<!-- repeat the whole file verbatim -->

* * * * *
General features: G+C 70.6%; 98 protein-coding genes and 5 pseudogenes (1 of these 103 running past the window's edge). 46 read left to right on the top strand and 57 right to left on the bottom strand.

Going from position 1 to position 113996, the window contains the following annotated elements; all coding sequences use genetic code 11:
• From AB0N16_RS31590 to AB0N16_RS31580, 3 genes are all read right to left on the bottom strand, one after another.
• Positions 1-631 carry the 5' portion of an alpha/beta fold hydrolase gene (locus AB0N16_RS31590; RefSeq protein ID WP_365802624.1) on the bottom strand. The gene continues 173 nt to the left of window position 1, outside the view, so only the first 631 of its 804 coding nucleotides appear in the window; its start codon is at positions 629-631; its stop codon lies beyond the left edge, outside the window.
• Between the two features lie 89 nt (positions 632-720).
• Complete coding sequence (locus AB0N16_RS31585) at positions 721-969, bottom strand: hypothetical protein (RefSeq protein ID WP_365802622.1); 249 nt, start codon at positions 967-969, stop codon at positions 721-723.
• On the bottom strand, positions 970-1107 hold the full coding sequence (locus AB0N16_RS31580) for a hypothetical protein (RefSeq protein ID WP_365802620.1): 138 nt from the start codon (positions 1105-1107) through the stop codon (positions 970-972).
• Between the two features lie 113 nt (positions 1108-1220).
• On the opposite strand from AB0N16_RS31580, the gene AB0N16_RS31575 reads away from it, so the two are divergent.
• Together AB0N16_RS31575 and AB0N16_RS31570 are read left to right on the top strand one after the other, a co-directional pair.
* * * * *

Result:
General features: G+C 70.6%; 98 protein-coding genes and 5 pseudogenes (1 of these 103 running past the window's edge). 46 read left to right on the top strand and 57 right to left on the bottom strand.

Going from position 1 to position 113996, the window contains the following annotated elements; all coding sequences use genetic code 11:
• From AB0N16_RS31590 to AB0N16_RS31580, 3 genes are all read right to left on the bottom strand, one after another.
• Positions 1-631 carry the 5' portion of an alpha/beta fold hydrolase gene (locus AB0N16_RS31590; RefSeq protein ID WP_365802624.1) on the bottom strand. The gene continues 173 nt to the left of window position 1, outside the view, so only the first 631 of its 804 coding nucleotides appear in the window; its start codon is at positions 629-631; its stop codon lies beyond the left edge, outside the window.
• Between the two features lie 89 nt (positions 632-720).
• Complete coding sequence (locus AB0N16_RS31585) at positions 721-969, bottom strand: hypothetical protein (RefSeq protein ID WP_365802622.1); 249 nt, start codon at positions 967-969, stop codon at positions 721-723.
• On the bottom strand, positions 970-1107 hold the full coding sequence (locus AB0N16_RS31580) for a hypothetical protein (RefSeq protein ID WP_365802620.1): 138 nt from the start codon (positions 1105-1107) through the stop codon (positions 970-972).
• Between the two features lie 113 nt (positions 1108-1220).
• On the opposite strand from AB0N16_RS31580, the gene AB0N16_RS31575 reads away from it, so the two are divergent.
• Together AB0N16_RS31575 and AB0N16_RS31570 are read left to right on the top strand one after the other, a co-directional pair.